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Betti Carol VanEpps-Taylor

the first non-Indian woman to view the Black Hills. Conflicting information exists about her early years, but all sources agree that she was born in Kentucky, in 1813 or perhaps 1824. The 1813 date appeared in one of her obituaries. In later years she told of traveling up the Missouri River on the first steamboat in 1831, perhaps as a servant, cook, or lady's maid. Employment on the riverboats plying the Missouri River trade from St. Louis north during the mid-1800s provided opportunities for many black Americans to experience a measure of freedom, save some money, and have an adventure. Often they settled in one of the many northern river ports. Sarah Campbell made the most of that opportunity She worked many years on the river before purchasing property in the river town of Bismarck in present day North Dakota a territory when Campbell settled there North ...

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Charles Rosenberg

best known as the reputed inventor of the potato chip, who established his own restaurant in the resort community of Saratoga Springs, New York. His ancestry and ethnicity are a matter of speculation; he may have been best described in Saratoga Springs, New York: A Brief History as “of thoroughly mixed American blood.” He is generally reported in census data from 1850 to 1880 as mulatto and in later censuses as black. It is commonly said that his mother was of Native American descent and that he “looked Indian.”

Crum was born in Malta, New York, to Abraham (or Abram) Speck and his wife Catherine. Although oral accounts suggest Speck was from Kentucky and possibly had been enslaved there, the 1820 Federal Census shows a “Free Colored Person” male, age twenty-six to forty-five, of that name, living in New York, and the 1840 Census shows a free ...

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Steven J. Niven

body servant and minister, was born a slave at Stafford House, on the Potomac River in Westmoreland County, Virginia. The names of Lee's parents are not known, but shortly after the death of his mother he was taken to the Arlington Heights, Virginia, home of Robert E. Lee, later to command the Confederate army of northern Virginia during the Civil War. William Mack Lee married in 1855, but his brief autobiography does not mention the name of his wife, who died in 1910, nor the names of his eight daughters, the youngest of whom was born in 1875. The couple also had twenty-one grandchildren and, as of 1918, eight great-grandchildren.

Lee does not state precisely when he began serving Marse Robert whom he describes as one of the greatest men in the world but his autobiography notes erroneously that Robert E Lee freed all ...

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Steven J. Niven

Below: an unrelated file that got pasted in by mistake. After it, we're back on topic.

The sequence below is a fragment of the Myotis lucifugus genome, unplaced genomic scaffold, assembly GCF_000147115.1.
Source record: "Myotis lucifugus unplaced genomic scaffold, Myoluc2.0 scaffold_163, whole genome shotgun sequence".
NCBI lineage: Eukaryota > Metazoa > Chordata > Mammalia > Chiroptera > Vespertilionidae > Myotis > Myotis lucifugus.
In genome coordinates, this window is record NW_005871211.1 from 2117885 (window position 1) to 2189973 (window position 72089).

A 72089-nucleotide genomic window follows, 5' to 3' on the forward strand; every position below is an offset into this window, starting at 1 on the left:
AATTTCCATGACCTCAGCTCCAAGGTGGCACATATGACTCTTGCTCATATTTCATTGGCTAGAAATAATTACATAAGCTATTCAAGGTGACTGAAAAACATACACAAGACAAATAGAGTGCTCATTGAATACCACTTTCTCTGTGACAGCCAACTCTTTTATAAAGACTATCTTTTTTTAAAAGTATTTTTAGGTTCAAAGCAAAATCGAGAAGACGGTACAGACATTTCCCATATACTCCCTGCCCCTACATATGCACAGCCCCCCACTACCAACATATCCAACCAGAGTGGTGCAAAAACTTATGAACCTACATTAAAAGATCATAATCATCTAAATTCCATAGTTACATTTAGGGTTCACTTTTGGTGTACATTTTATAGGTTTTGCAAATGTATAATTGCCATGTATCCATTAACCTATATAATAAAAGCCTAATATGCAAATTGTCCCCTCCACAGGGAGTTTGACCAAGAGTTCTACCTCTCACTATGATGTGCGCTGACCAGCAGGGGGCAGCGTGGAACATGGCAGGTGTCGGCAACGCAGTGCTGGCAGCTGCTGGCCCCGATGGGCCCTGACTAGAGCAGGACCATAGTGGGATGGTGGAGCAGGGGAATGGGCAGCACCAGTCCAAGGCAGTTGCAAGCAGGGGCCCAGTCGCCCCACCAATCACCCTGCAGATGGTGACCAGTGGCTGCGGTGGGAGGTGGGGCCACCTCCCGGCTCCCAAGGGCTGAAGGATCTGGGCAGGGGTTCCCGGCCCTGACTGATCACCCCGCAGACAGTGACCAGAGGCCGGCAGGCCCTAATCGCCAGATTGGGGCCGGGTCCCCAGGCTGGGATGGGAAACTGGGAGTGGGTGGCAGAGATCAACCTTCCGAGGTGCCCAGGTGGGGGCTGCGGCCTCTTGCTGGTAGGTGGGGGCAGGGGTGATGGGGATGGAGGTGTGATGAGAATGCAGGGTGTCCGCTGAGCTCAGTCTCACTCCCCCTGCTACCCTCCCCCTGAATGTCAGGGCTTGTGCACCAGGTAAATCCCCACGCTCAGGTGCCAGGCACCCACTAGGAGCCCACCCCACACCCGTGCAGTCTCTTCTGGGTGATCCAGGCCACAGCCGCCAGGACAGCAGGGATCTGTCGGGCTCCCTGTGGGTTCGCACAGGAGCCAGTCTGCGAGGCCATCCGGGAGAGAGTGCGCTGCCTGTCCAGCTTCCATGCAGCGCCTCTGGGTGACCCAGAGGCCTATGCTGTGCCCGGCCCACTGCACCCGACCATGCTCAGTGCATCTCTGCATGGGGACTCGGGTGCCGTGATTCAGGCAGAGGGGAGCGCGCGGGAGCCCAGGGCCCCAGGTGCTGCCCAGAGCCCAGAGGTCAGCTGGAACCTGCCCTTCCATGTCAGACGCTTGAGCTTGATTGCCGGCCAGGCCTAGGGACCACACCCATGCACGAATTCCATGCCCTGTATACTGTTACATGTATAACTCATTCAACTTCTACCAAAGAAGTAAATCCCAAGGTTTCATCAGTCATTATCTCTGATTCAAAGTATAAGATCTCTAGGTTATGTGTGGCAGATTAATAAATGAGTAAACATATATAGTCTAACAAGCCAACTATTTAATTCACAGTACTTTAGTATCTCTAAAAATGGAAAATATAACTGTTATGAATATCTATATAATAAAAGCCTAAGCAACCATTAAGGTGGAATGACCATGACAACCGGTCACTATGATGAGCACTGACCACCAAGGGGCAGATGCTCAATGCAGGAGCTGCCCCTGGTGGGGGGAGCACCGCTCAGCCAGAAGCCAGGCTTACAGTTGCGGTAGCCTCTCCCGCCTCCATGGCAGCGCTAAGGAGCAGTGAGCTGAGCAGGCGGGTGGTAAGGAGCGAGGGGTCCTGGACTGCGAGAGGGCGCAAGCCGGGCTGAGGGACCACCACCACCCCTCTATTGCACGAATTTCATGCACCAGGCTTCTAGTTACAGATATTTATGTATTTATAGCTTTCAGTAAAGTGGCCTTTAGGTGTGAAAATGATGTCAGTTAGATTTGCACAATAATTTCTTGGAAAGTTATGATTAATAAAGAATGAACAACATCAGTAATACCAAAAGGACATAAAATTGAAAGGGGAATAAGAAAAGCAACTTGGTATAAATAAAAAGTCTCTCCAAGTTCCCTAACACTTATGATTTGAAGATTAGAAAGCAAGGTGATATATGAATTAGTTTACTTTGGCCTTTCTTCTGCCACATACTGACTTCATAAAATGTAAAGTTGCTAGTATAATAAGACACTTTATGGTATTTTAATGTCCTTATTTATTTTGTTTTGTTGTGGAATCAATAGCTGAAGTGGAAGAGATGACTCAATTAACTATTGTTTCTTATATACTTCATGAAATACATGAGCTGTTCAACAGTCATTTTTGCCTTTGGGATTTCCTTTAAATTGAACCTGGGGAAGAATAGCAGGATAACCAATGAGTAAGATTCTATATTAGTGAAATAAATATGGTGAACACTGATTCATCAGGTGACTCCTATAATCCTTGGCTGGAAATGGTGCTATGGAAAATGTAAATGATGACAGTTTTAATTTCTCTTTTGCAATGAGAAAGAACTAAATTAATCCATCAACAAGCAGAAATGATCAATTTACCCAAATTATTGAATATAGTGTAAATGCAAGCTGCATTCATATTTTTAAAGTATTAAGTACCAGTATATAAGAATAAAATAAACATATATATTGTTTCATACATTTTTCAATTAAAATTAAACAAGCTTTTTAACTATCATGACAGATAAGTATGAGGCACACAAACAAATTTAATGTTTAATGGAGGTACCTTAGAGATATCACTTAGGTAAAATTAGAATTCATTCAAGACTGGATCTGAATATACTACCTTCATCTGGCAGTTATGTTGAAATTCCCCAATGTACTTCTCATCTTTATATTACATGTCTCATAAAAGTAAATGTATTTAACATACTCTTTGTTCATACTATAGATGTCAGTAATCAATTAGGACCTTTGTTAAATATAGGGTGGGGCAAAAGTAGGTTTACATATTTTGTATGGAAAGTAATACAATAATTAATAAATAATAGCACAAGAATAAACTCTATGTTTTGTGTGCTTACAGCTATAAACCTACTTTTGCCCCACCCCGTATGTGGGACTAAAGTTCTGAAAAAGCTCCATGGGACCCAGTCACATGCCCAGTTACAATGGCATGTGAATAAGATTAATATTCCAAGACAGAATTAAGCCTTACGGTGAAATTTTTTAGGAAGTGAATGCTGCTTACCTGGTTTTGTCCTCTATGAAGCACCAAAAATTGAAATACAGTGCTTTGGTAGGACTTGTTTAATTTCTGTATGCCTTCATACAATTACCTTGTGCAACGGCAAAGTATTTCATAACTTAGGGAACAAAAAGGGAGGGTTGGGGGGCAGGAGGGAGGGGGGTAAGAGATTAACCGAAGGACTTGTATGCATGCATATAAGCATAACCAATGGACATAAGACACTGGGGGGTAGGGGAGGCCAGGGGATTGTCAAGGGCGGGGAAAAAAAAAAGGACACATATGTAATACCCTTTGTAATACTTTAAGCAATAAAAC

cook and laborer, was born in Lawrenceville, Virginia, probably in 1862 or 1863. The names of his parents have not been recorded, and it is not known whether or not they were enslaved at the time of their son's birth. Indeed, but for the discovery of a package of letters written to Channing Lewis by Alice Hanley, a white Irish American woman, his life would have been largely lost to history. The letters, enclosed in a black lace stocking, fell from the attic of a house undergoing renovation in Northampton, Massachusetts, in spring 1992. When workmen opened up a hole in the ceiling, the stocking fell. Its contents provide a unique perspective on the southern black migrant experience and on the everyday life of black and white working-class people in New England at the turn of the twentieth century.

The letters also reveal a far from ...

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Betti Carol VanEpps-Taylor

adventurer, entrepreneur, and cook, was born a slave near Algood, Tennessee, probably the granddaughter of her white master, Martin Marchbanks, and the oldest of eleven children of a slave woman. Trained as a housekeeper and kitchen worker she lived on her white uncle's plantation, until while still quite young she traveled with a Marchbanks daughter to California during the gold rush, gaining first hand impressions of the West and its opportunities. After emancipation she and several siblings sought their fortunes in Colorado. Lured by the discovery of gold in the Black Hills she arrived in Deadwood on 1 June 1876 Unlike most others however she never intended to mine gold having come to believe that there was more profit in offering services to the miners using skills she already possessed She began her career in the kitchens of the Grand Central Hotel where she soon ...

Article

De Anne Blanton

cook, laundress, and Buffalo Soldier, was born into slavery in Independence, Missouri. Nothing is known of her parents, except that her father was reported to be a free black man. At some point in her early childhood, she went with her master's family to a farm near Jefferson City, where she toiled as a house servant until the start of the Civil War.

Probably in the summer of 1861, when she was nearly seventeen years old, Williams fled the plantation and joined the large group of escaped and newly freed slaves seeking the protection of Union troops occupying Jefferson City. Within months she was pressed into service as a laundress and cook for a Union regiment, possibly the Eighth Indiana Infantry. She maintained that position for nearly two years, accompanying the troops on campaigns in Missouri and Arkansas. In the summer of 1863 Williams found ...